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Orlando Patterson explains why America can’t escape its racist roots

Orlando Patterson explains why America can’t escape its racist roots

June 4, 2020

The killing of George Floyd, who died after a white Minneapolis police officer kneeled into his neck for nearly nine minutes during an arrest, has spurred a wave of rage, anguish, and protests across the country. To better understand what is happening and what the future may hold, the Gazette talked with Orlando Patterson, the John Cowles Professor of Sociology. A scholar of slavery and issues of race, Patterson talked about the legacy of white supremacist ideology, racism in policing, and the ongoing, widespread discrimination and...

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‘Gathering Historias’ reveals deep-rooted connections to nature

‘Gathering Historias’ reveals deep-rooted connections to nature

June 4, 2020

Steven Salido Fisher is doing sacred work simply by listening to people as they share the stories in their hearts.

The Harvard Divinity School (HDS) student is building on a mission to give people in the local Hispanic community an elevated voice about the natural environment. His project, “Gathering Historias” is documenting, in their...

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Grad advocates for people with disabilities and their families

Grad advocates for people with disabilities and their families

June 4, 2020

This is one in a series of profiles showcasing some of Harvard’s stellar graduates.

A lot of what Nathan Grant did while at Harvard — and plans to do now — circles back to his twin brother, Nik.

At 3 years old, Nik was diagnosed with a rare genetic disorder called Hunter syndrome, also known as MPS II. It is progressively debilitating, causing stunted growth, developmental disabilities, respiratory problems, and shortened life expectancy. Doctors...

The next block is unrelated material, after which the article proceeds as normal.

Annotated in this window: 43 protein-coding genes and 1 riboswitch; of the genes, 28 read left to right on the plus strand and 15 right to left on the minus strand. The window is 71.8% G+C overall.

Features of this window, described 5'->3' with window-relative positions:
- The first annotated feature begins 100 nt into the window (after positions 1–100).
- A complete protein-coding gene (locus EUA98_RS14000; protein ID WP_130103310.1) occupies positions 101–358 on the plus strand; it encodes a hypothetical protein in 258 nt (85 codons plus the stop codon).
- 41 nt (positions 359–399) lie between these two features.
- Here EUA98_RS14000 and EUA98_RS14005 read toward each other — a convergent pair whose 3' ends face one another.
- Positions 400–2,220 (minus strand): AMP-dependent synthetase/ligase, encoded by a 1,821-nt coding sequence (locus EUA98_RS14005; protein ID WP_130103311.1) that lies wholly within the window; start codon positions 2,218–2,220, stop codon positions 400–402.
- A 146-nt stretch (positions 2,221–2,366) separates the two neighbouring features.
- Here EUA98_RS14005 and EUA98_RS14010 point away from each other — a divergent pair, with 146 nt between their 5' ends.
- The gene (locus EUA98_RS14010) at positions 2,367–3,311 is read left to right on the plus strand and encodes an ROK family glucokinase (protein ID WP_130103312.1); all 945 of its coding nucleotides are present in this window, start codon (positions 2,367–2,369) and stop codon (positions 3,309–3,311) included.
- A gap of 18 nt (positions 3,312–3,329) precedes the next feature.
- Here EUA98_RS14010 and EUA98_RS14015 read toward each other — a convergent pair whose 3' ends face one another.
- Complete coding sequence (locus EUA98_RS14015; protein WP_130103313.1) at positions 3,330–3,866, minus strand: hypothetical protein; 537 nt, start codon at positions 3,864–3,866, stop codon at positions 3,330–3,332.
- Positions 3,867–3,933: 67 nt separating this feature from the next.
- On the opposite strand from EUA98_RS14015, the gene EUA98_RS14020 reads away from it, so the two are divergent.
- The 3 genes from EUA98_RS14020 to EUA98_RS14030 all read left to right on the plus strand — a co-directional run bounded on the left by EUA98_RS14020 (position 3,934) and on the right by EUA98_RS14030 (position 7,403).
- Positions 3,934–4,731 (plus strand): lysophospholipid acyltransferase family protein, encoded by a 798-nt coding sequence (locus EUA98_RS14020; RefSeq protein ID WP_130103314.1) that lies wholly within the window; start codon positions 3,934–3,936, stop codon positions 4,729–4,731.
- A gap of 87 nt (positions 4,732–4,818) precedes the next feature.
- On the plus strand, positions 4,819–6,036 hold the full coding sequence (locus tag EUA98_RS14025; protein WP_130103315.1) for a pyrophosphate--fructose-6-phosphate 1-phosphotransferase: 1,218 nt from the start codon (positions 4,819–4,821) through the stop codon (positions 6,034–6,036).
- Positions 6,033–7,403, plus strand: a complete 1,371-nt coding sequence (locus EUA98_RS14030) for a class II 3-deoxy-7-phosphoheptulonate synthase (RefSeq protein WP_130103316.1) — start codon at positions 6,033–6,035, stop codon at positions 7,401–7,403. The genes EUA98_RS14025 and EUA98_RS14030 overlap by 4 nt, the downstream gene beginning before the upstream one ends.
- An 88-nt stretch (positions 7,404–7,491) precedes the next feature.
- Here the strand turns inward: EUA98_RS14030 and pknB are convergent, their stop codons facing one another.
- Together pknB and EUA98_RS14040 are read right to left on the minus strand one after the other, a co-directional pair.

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Study finds political bias skews perceptions of verifiable fact

Study finds political bias skews perceptions of verifiable fact

June 3, 2020

Politics has seeped into every corner of our lives. Even announcements once thought above rank partisanship, such as states letting voters mail their ballots this fall and the death toll from the COVID-19 pandemic, now ignite accusations of political bias. Research by Harvard economists finds that politics don’t just influence people’s attitudes about economic issues and policies, it shapes their perceptions of verifiable reality.

Studies of Republicans and Democrats, as well as Trump voters and non-Trump voters, found that people with...

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Fighting for disabled workers rights amid pandemic

Fighting for disabled workers rights amid pandemic

June 3, 2020

This is one in a series of profiles showcasing some of Harvard’s stellar graduates.

Ariella Barker, M.C./M.P.A. ’20, has spent her life taking on the workplace challenges faced by people with disabilities.